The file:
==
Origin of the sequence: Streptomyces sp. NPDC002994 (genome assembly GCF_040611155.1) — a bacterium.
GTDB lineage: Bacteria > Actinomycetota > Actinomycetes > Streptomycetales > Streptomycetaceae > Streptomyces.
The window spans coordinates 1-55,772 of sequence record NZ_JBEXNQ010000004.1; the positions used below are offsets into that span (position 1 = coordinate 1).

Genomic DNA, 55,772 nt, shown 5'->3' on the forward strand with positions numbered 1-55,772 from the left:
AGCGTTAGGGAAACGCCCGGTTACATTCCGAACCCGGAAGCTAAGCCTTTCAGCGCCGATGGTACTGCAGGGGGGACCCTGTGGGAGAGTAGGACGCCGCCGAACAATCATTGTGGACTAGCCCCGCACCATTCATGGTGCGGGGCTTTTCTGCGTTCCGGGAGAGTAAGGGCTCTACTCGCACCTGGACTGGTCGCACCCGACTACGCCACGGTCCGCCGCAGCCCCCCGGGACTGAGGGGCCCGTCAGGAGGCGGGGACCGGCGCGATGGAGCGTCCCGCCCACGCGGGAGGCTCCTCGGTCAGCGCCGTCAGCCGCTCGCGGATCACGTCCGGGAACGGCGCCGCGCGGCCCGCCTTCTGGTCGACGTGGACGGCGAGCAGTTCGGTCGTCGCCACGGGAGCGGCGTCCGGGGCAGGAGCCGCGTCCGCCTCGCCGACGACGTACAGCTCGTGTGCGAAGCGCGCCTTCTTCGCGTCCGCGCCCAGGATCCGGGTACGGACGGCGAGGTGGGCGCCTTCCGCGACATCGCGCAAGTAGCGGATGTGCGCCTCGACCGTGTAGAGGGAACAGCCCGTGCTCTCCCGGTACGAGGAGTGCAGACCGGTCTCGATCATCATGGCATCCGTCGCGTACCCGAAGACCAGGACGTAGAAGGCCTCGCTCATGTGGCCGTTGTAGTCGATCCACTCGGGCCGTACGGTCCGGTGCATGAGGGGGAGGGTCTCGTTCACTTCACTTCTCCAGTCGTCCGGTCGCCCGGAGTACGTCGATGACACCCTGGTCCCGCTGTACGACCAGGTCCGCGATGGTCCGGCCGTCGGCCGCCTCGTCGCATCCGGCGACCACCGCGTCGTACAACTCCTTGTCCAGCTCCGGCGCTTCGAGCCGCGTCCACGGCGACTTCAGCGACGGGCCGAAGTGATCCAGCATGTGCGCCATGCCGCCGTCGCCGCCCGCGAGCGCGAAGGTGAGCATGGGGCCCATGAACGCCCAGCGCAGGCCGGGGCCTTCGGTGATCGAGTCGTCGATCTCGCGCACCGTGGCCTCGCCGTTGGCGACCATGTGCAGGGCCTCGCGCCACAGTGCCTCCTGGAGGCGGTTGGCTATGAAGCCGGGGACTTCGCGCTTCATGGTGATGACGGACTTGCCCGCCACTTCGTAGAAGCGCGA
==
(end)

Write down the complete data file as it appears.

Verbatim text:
Origin of the sequence: Streptomyces sp. NPDC002994 (genome assembly GCF_040611155.1) — a bacterium.
GTDB lineage: Bacteria > Actinomycetota > Actinomycetes > Streptomycetales > Streptomycetaceae > Streptomyces.
The window spans coordinates 1-55,772 of sequence record NZ_JBEXNQ010000004.1; the positions used below are offsets into that span (position 1 = coordinate 1).

Genomic DNA, 55,772 nt, shown 5'->3' on the forward strand with positions numbered 1-55,772 from the left:
AGCGTTAGGGAAACGCCCGGTTACATTCCGAACCCGGAAGCTAAGCCTTTCAGCGCCGATGGTACTGCAGGGGGGACCCTGTGGGAGAGTAGGACGCCGCCGAACAATCATTGTGGACTAGCCCCGCACCATTCATGGTGCGGGGCTTTTCTGCGTTCCGGGAGAGTAAGGGCTCTACTCGCACCTGGACTGGTCGCACCCGACTACGCCACGGTCCGCCGCAGCCCCCCGGGACTGAGGGGCCCGTCAGGAGGCGGGGACCGGCGCGATGGAGCGTCCCGCCCACGCGGGAGGCTCCTCGGTCAGCGCCGTCAGCCGCTCGCGGATCACGTCCGGGAACGGCGCCGCGCGGCCCGCCTTCTGGTCGACGTGGACGGCGAGCAGTTCGGTCGTCGCCACGGGAGCGGCGTCCGGGGCAGGAGCCGCGTCCGCCTCGCCGACGACGTACAGCTCGTGTGCGAAGCGCGCCTTCTTCGCGTCCGCGCCCAGGATCCGGGTACGGACGGCGAGGTGGGCGCCTTCCGCGACATCGCGCAAGTAGCGGATGTGCGCCTCGACCGTGTAGAGGGAACAGCCCGTGCTCTCCCGGTACGAGGAGTGCAGACCGGTCTCGATCATCATGGCATCCGTCGCGTACCCGAAGACCAGGACGTAGAAGGCCTCGCTCATGTGGCCGTTGTAGTCGATCCACTCGGGCCGTACGGTCCGGTGCATGAGGGGGAGGGTCTCGTTCACTTCACTTCTCCAGTCGTCCGGTCGCCCGGAGTACGTCGATGACACCCTGGTCCCGCTGTACGACCAGGTCCGCGATGGTCCGGCCGTCGGCCGCCTCGTCGCATCCGGCGACCACCGCGTCGTACAACTCCTTGTCCAGCTCCGGCGCTTCGAGCCGCGTCCACGGCGACTTCAGCGACGGGCCGAAGTGATCCAGCATGTGCGCCATGCCGCCGTCGCCGCCCGCGAGCGCGAAGGTGAGCATGGGGCCCATGAACGCCCAGCGCAGGCCGGGGCCTTCGGTGATCGAGTCGTCGATCTCGCGCACCGTGGCCTCGCCGTTGGCGACCATGTGCAGGGCCTCGCGCCACAGTGCCTCCTGGAGGCGGTTGGCTATGAAGCCGGGGACTTCGCGCTTCATGGTGATGACGGACTTGCCCGCCACTTCGTAGAAGCGCGA